Nevertheless, the era of big check-writing is over. That is why – after some Republicans voted against creating a deficit commission – I did so by executive order. I look forward to receiving their report – and working with Republicans to tackle the debt. And that is why I have been so determined not to rack up another $700 billion in debt by permanently extending the Bush tax cuts for the wealthiest.
Third, I did not live up to my own standards for governing in a post-partisan manner. I was wrong to use the term “enemies.” I’m not going to offer excuses or point fingers. Instead, let me describe what I’ll do differently.
I’m sure there will be a virtually unending torrent of mostly bad advice. I’ll add my own here.
After John Kerry’s loss in the 2004 presidential election, I predicted a struggle for control of the Democratic Party between its moderate and progressive wings. That took place. Moderates engineered the Democratic capture of the House and Senate while progressives took the leadership of both bodies. This effort culminated in the election of Barack Obama to the presidency in 2008.
The feckless Congressional leadership is proximately responsible for the losses in the House and Senate but, ironically, the same leadership is even more solidly ensconced than before, the ranks of moderate Democrats in the Congress being greatly reduced.
Regardless of what Paul Krugman says, you cannot fine-tune the economy. You can introduce things which, in the fullness of time, i.e. with all of the speed of turning an aircraft carrier, will effect changes in the economy. You will inevitably under-achieve or over-achieve. There is no Goldilocks scenario. The reasons for this are well-known and include that in the economy you are dealing with intelligent actors rather than blind forces of nature.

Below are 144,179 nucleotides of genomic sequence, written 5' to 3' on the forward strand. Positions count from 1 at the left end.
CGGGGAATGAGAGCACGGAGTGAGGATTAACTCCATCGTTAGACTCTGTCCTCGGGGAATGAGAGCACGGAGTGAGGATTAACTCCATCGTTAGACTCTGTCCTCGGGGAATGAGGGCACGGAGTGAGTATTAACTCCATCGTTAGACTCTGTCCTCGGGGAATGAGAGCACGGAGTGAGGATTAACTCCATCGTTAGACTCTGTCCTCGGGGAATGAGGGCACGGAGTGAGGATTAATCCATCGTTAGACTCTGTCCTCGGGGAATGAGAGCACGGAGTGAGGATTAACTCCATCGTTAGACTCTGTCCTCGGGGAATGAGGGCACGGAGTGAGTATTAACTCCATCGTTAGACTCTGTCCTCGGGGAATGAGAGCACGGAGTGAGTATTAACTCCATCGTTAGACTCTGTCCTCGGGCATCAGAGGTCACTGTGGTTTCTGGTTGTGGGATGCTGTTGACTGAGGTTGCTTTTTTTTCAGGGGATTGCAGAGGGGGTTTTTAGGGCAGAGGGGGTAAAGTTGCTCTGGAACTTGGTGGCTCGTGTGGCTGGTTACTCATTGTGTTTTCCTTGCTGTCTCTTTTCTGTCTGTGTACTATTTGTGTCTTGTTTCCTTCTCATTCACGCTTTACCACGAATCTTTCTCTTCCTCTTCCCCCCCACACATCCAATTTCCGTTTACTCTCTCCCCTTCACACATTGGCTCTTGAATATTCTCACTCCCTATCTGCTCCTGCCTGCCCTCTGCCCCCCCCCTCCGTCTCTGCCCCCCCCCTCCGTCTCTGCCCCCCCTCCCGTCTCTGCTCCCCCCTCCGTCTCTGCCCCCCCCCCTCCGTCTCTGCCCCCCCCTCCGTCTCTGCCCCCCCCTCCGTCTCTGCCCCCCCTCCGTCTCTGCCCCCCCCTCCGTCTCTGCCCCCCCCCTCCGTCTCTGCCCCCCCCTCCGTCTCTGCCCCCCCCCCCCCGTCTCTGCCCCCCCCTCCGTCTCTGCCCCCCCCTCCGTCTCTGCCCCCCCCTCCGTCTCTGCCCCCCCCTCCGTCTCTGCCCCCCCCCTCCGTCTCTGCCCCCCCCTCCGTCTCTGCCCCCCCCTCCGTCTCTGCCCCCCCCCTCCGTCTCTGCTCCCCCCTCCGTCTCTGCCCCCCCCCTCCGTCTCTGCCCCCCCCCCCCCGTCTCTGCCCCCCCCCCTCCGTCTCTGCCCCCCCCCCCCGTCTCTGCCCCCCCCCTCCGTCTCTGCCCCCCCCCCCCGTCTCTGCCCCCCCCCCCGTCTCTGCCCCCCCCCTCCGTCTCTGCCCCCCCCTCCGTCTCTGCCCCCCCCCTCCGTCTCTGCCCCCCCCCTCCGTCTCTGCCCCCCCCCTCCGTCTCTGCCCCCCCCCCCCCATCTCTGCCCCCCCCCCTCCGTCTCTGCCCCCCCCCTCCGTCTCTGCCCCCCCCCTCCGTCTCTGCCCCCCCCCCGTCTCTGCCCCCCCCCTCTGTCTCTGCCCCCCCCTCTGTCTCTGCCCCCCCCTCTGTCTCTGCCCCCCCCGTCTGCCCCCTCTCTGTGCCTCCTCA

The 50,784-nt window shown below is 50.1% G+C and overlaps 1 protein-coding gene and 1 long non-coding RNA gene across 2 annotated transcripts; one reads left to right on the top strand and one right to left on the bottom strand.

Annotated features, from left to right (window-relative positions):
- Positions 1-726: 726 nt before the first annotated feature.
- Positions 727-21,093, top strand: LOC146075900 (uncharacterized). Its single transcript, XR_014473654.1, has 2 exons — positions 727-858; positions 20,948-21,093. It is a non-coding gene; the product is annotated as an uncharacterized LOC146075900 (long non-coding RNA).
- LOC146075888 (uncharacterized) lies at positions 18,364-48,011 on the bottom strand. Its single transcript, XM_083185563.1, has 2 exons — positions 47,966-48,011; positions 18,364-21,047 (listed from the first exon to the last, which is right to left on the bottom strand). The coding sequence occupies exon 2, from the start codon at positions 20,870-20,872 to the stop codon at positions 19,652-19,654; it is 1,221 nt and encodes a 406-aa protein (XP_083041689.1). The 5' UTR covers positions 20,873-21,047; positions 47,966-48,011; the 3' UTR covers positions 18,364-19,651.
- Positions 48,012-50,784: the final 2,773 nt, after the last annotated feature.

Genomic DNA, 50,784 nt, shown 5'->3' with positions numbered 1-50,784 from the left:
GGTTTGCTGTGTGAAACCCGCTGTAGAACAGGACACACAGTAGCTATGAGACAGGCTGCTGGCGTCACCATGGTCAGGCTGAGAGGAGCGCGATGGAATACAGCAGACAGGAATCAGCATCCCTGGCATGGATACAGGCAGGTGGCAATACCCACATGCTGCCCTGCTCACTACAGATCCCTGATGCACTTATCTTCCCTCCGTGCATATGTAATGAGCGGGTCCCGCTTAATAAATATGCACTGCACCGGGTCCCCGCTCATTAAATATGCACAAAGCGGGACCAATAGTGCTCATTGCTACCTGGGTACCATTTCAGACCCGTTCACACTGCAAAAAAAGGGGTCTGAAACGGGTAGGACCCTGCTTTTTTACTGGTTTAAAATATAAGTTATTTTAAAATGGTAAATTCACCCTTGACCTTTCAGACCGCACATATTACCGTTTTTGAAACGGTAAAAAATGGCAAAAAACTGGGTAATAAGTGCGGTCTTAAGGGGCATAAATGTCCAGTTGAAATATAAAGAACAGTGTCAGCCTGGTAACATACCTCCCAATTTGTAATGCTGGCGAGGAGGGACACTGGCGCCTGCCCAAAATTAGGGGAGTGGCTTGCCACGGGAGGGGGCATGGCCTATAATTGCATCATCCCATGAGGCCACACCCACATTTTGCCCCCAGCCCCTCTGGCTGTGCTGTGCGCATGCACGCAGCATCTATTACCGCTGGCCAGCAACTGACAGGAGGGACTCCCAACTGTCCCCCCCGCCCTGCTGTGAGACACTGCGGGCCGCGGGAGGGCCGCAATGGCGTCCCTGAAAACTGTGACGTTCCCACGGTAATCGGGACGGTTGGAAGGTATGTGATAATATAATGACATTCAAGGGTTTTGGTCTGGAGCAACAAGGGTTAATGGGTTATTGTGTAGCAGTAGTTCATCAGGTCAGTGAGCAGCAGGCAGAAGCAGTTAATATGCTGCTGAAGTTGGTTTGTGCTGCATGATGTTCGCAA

There is a limit to the amount of drag that can be placed on the economy without bringing growth to a halt. Right now the drags on the economy include a dysfunctional financial sector, actions by outside forces, e.g. the Chinese, the Japanese, the EU, beyond our control, and financial, healthcare, retail, and construction sectors that are too large, tying up resources that should be used to make other sectors grow. The reason that I single out healthcare so frequently is that the majority of healthcare spending is financed by the government and, consequently, investments in the healthcare sector are seen as being lower risk which drives investment from other, potentially more productive sectors. Why invest in anything but financial instruments or the healthcare sector when those investments are so risk-free?
Unless unemployment goes down (and employment goes up) I think that President Obama is gone gosling. And that is beyond the president’s control, in the hands of the fates. My advice: look presidential, hope for the best, and be prepared to roll with the punches.